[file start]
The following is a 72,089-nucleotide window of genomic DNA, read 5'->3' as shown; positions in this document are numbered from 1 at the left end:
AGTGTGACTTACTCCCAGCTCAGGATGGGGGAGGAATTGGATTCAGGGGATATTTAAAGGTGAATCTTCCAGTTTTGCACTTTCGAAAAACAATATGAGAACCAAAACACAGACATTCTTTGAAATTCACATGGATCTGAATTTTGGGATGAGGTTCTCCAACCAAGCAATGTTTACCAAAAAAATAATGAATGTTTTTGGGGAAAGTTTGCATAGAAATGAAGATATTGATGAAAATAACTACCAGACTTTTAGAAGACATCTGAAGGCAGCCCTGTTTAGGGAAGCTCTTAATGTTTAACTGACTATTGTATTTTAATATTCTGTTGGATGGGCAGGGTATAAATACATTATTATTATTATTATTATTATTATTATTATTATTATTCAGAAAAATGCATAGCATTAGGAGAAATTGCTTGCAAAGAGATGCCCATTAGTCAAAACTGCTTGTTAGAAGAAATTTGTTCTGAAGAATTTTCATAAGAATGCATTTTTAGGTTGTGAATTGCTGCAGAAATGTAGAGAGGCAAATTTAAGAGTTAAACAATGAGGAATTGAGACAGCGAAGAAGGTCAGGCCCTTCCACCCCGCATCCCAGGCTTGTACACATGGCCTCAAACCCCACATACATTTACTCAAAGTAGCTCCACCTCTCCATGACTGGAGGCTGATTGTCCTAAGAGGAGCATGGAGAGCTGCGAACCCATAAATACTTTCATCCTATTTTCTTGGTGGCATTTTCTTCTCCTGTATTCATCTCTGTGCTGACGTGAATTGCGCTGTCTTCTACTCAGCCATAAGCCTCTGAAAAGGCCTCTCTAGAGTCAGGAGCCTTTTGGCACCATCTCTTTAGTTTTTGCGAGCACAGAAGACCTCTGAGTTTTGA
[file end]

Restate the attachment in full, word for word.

The following is a 72,089-nucleotide window of genomic DNA, read 5'->3' as shown; positions in this document are numbered from 1 at the left end:
AGTGTGACTTACTCCCAGCTCAGGATGGGGGAGGAATTGGATTCAGGGGATATTTAAAGGTGAATCTTCCAGTTTTGCACTTTCGAAAAACAATATGAGAACCAAAACACAGACATTCTTTGAAATTCACATGGATCTGAATTTTGGGATGAGGTTCTCCAACCAAGCAATGTTTACCAAAAAAATAATGAATGTTTTTGGGGAAAGTTTGCATAGAAATGAAGATATTGATGAAAATAACTACCAGACTTTTAGAAGACATCTGAAGGCAGCCCTGTTTAGGGAAGCTCTTAATGTTTAACTGACTATTGTATTTTAATATTCTGTTGGATGGGCAGGGTATAAATACATTATTATTATTATTATTATTATTATTATTATTATTATTCAGAAAAATGCATAGCATTAGGAGAAATTGCTTGCAAAGAGATGCCCATTAGTCAAAACTGCTTGTTAGAAGAAATTTGTTCTGAAGAATTTTCATAAGAATGCATTTTTAGGTTGTGAATTGCTGCAGAAATGTAGAGAGGCAAATTTAAGAGTTAAACAATGAGGAATTGAGACAGCGAAGAAGGTCAGGCCCTTCCACCCCGCATCCCAGGCTTGTACACATGGCCTCAAACCCCACATACATTTACTCAAAGTAGCTCCACCTCTCCATGACTGGAGGCTGATTGTCCTAAGAGGAGCATGGAGAGCTGCGAACCCATAAATACTTTCATCCTATTTTCTTGGTGGCATTTTCTTCTCCTGTATTCATCTCTGTGCTGACGTGAATTGCGCTGTCTTCTACTCAGCCATAAGCCTCTGAAAAGGCCTCTCTAGAGTCAGGAGCCTTTTGGCACCATCTCTTTAGTTTTTGCGAGCACAGAAGACCTCTGAGTTTTGA